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Adam Kinzinger: Committee Mulls Criminal Contempt for Defying Subpoenas; Grassley Embraces Trump's Support as Former President Spreads Lies; Trump Continues to Peddle the Big Lie as GOP Embraces Him; Study: Democrat-Led States Saw Slower COVID Spread than GOP-Led States; Merck Seeks Emergency Use for Pill to Treat COVID-19. Aired 12-12:30p ET
Aired October 11, 2021 - 12:00 ET
THIS IS A RUSH TRANSCRIPT. THIS COPY MAY NOT BE IN ITS FINAL FORM AND MAY BE UPDATED.
JOHN KING, CNN HOST, INSIDE POLITICS: Hello and welcome to "Inside Politics". I'm John King in Washington. Thank you for sharing your day with us.
It could be a major breakthrough, a pill that threats COVID. Merck asked the FDA to green light a drug it says cuts by half the rate of severe COVID in those at high risk. Plus, the Democrat is on defense as the Virginia Governor's race enters the stretch.
Terry McAuliffe walks back a critique of President Biden and walks into a storm of apparent schools and critical race theory. And George Clooney talks politics. He says he knows Donald Trump and just wait he has a very colorful description for the former president.
We begin though with a threat to democracy playing out in plain sight now, with the open support of leading Republicans. Donald Trump is not only still selling his big lie, he is making taking direct aim at those who might try to stop him if he tries to steal the 2024 election.
It makes the search for the full truth about Trump's effort to overturn the 2020 election all the more important, And we are about to learn much more about just how aggressive the House January 6 Committee is prepared to be in that search for the truth?
Trump allies now define committee subpoenas as lawmakers try to document how the former presidents' rage over failing to get help to steal the 2020 election, fomented the January 6 rally and the insurrection. CNN's Ryan Nobles up on Capitol Hill for some big days ahead for this committee, Ryan?
RYAN NOBLES, CNN CONGRESSIONAL CORRESPONDENT: Yes, no doubt about that, John. This is the week that that first group of individuals that were subpoenaed by the January 6th Select Committee is scheduled to be here on Capitol Hill for closed door depositions.
We're of course talking about Dan Scavino, the Former Deputy, White House Chief of Staff Mark Meadows, the Former White House Chief of Staff, Kash Patel, who was an official at the Department of Defense on January 6, and of course, Steve Bannon, the Former White House Counselor and Trump booster who was part of that group of people urging people to come to the Capitol on that day.
Now, we already know that Bannon has said that he's just not going to comply with the subpoena that he is going to follow the former president's marching orders and help him defend executive privilege. The level of cooperation amongst these other three men is unclear at this point, but the committee is making it very clear to them that should they try to defy these subpoenas?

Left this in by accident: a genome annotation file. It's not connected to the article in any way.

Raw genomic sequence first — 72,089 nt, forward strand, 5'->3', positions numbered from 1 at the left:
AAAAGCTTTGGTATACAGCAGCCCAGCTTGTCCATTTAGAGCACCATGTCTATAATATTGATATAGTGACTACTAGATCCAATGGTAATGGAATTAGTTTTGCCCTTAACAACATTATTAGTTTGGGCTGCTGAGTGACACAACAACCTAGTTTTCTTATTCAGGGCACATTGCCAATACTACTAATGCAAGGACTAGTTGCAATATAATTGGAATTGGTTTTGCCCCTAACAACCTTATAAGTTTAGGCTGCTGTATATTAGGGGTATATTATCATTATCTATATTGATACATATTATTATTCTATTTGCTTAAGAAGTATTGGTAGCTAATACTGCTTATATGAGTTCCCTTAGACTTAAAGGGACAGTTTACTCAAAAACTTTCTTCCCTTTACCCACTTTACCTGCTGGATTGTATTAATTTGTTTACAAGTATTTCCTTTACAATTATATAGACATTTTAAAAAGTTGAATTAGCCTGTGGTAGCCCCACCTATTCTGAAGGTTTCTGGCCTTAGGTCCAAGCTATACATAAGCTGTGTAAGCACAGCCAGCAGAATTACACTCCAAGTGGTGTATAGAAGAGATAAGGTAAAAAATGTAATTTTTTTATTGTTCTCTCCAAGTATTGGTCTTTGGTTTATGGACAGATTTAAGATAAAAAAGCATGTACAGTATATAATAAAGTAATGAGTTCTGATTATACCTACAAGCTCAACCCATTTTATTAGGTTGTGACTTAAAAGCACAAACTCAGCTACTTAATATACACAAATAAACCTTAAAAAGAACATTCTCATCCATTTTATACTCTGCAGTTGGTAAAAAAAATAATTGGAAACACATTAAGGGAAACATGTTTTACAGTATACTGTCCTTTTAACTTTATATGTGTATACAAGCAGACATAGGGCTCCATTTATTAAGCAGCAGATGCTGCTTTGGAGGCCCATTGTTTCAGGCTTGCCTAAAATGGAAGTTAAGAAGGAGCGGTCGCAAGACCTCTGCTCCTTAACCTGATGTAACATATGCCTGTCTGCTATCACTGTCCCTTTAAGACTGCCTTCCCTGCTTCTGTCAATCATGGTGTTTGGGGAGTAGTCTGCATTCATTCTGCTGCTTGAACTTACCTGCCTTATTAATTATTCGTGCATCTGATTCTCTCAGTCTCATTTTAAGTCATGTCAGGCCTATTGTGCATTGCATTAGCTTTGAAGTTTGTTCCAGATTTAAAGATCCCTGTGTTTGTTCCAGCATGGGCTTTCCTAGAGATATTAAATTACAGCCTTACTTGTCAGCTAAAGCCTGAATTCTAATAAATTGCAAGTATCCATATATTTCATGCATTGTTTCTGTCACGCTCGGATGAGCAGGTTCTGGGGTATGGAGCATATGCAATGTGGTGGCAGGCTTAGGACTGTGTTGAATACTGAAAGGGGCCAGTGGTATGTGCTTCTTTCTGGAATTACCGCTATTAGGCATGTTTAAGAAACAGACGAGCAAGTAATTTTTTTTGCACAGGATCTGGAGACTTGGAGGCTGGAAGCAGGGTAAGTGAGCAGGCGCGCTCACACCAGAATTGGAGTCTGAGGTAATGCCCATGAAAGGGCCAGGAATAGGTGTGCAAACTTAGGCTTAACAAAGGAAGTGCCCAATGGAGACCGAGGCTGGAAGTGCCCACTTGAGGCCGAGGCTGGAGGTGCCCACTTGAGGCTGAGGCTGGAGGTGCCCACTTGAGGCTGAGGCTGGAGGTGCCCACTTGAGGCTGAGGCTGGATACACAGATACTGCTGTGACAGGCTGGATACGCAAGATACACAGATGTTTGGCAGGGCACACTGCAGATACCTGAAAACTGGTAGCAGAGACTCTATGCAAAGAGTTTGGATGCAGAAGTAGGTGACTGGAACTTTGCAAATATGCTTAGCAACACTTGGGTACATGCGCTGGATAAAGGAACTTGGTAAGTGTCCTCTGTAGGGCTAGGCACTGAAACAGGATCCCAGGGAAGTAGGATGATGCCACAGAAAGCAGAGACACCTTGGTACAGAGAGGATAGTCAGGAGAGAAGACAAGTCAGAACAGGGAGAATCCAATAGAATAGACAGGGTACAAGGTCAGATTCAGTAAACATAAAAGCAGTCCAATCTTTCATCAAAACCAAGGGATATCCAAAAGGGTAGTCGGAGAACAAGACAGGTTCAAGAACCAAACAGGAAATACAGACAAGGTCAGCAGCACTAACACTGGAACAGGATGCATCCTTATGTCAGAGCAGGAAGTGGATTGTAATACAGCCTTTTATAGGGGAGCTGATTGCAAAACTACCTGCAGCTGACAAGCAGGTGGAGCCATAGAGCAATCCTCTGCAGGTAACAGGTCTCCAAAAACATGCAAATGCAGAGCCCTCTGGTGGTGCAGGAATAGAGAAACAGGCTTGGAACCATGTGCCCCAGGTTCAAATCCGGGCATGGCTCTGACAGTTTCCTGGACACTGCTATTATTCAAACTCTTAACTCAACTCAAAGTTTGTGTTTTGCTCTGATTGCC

They're going to use every tool in their toolbox to make sure that they cooperate. Listen to what Adam Kinzinger one of the Republican members of the committee said about that this morning.
(BEGIN VIDEO CLIP)
REP. ADAM KINZINGER (R-IL): If it gets to a point where we realize they're stonewalling or they're not serious, there's contempt things you can file you can do it through Congress, you can do it through the DOJ criminal contempt. I think that's our leanness to say criminal contempt. There's going to be someday I still pray and hope you know people wake up from kind of this, this Donald Trump buzz/hangover flash/whatever drunken thing is going on, and realize that the country is actually pretty important.
(END VIDEO CLIP)
NOBLES: So there are a lot of obstacles right now that the committee is being forced to contend with that could play out in a big way this week, John, as we see how they respond to the lack of response from this group of individuals that have been subpoenaed by them for information, John.
KING: Fascinating few days ahead, as we see, as I said, a very important search for the truth. Ryan Nobles I appreciate it. We're kicking us off with me in studio to share their reporting and their insights, Francesca Chambers of McClatchy, CNN's Phil Mattingly, and Margaret Talev of "AXIOS".
Now there are a lot of people out there who say, let the committee build the history, that's fine. But why don't you all stop talking about this? Why'd you stop talking about Donald Trump? Sorry, because this is important. This is Donald Trump this weekend in Iowa, listen.
(BEGIN VIDEO CLIP)
DONALD TRUMP, 45TH U.S. PRESIDENT: First of all, he didn't get elected. OK, forget that. And you hear these numbers of swing states; there was no reason to concede they should have conceded. Mitch McConnell didn't have the courage to challenge the election. He should have challenged the election.
(END VIDEO CLIP)
KING: Donald Trump is on that stage with Chuck Grassley, who is running for reelection next year, a senior member of Mitch McConnell, Senate Republicans. He does on that stage with a Republican member of Congress, the elections, remember the Electoral College comes to the House first. He's on the stage with the Chairman of the Iowa Republican Party and he's targeting Mitch McConnell there.